Monday, July 18, 2011

rushin' reds

Today, riding home from work, I nearly got hit.

But...surprise, surprise...not by a motor vehicle.

I was turning left from Drake onto Burrard. Ironically, it was on the separated but in-my-opinion-awkardly-positioned bike lane, which means that it's more like turning left off a one-way street than off a regular two-way street. (Not exactly, but my ungrateful nitpicking about the separated infrastructure will have to be left for another day.) The traffic-light structure is that of a pedestrian/bicycle-activated crossing, so bicycles follow the pedestrian-crossing symbol instead of a green light. (This is a tradition which has always seemed somewhat contradictory to me, in that the powers-that-be seem to be constantly trying to keep bicycles off of sidewalks and associate them instead with motor vehicles. For the love of two wheels, WHICH DO YOU WANT US TO BE?! No wonder everybody's confused.)

Anyhoo... as the light changed and I prepared to cross, I did my instinctual check to my left to see if the cars were stopped and nobody was running the red. Two lanes, both stopped, good. Then, as I started to accelerate, a guy on a bike comes careening past the cars on the inside. Not in a bike lane; there was extra space which I think was from an unfilled parking spot. Based on our relative positioning at the time, I chose to stomp on the pedals to try to accelerate out of his way, loudly yelling "Woah, dude!", and he swerved the other way to avoid me. As he powered on through the red light without a word, I crossly -- and futilely, I expect -- yelled, "Red light!" after him.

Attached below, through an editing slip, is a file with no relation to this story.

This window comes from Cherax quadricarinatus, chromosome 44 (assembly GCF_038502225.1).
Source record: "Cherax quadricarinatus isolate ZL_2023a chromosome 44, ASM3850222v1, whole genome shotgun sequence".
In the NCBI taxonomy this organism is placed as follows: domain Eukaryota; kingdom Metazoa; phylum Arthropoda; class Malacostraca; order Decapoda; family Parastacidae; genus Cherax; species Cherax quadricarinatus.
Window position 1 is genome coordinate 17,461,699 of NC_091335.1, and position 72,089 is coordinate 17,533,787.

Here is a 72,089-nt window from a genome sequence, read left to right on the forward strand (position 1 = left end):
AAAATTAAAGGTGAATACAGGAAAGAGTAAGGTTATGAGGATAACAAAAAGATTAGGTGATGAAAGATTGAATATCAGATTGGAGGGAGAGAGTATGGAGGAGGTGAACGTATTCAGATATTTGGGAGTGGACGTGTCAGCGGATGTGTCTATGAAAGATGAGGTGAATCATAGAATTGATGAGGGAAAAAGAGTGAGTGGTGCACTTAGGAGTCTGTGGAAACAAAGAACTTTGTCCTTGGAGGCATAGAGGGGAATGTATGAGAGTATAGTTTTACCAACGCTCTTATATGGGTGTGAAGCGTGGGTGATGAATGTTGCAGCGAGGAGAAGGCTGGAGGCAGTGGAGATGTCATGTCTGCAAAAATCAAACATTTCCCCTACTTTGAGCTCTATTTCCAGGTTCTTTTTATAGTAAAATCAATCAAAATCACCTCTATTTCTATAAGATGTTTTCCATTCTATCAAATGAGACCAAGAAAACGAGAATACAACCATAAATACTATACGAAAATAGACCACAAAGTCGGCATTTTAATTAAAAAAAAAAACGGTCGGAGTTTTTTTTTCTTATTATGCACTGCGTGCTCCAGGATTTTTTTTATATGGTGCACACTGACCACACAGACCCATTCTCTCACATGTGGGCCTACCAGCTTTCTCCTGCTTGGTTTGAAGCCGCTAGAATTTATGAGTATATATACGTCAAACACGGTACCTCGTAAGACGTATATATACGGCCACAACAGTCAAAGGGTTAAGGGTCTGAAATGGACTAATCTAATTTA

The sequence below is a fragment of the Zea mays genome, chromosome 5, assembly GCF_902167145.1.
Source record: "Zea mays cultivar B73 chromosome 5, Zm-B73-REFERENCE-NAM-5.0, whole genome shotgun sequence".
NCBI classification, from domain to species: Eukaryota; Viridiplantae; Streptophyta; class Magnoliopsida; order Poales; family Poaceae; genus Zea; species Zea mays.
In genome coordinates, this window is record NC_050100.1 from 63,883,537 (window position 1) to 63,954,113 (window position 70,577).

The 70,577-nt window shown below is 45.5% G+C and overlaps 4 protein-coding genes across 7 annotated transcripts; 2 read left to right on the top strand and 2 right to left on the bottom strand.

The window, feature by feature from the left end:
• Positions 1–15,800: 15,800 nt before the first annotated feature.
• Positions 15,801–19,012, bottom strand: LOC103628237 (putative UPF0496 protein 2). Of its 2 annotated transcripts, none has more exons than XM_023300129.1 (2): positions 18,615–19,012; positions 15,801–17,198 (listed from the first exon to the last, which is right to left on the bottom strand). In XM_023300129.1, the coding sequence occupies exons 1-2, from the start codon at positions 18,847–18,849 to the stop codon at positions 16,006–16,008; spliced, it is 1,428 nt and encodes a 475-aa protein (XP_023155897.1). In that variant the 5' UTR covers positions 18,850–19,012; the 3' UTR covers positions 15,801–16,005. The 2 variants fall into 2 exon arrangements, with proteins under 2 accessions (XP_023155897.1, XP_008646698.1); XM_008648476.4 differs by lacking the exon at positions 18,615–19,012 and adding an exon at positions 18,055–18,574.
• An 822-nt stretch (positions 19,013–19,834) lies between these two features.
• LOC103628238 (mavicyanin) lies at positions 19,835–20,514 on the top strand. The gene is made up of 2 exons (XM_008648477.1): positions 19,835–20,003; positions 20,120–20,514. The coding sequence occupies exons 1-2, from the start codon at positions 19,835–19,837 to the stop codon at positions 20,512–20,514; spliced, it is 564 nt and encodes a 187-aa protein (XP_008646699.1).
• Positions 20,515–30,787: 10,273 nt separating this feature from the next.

So here's why I'm retelling this story.

As a group, we cyclists waste a tonne of breath nagging each other about helmets (in both directions). So my request is this: for anyone who knows any cyclists who routinely make a habit of this unpredictable road vice, can we attempt to expend equal effort to applying peer pressure on such cavalier, rules-don't-apply-to-me behavior? Because this isn't about the safety of one of us; it's about the safety of all of us.

Thank you.

1 comment:

  1. I know what you're saying and have thought similar things myself but my conclusion is that at some point there will be so many people cycling that the few who break the law or do foolish things will be not so noticeable compared to the many who will be more lawful.

    If the system wants some people to follow it's rules then it needs to include those people in the system. Otherwise there's no incentive to conform. There's a long tradition of just trying to survive a system that doesn't have a place for you that things have been developed just to get around. We're now in a transition period with cycling. I look forward to someday no longer having to be an outlaw just to get to work.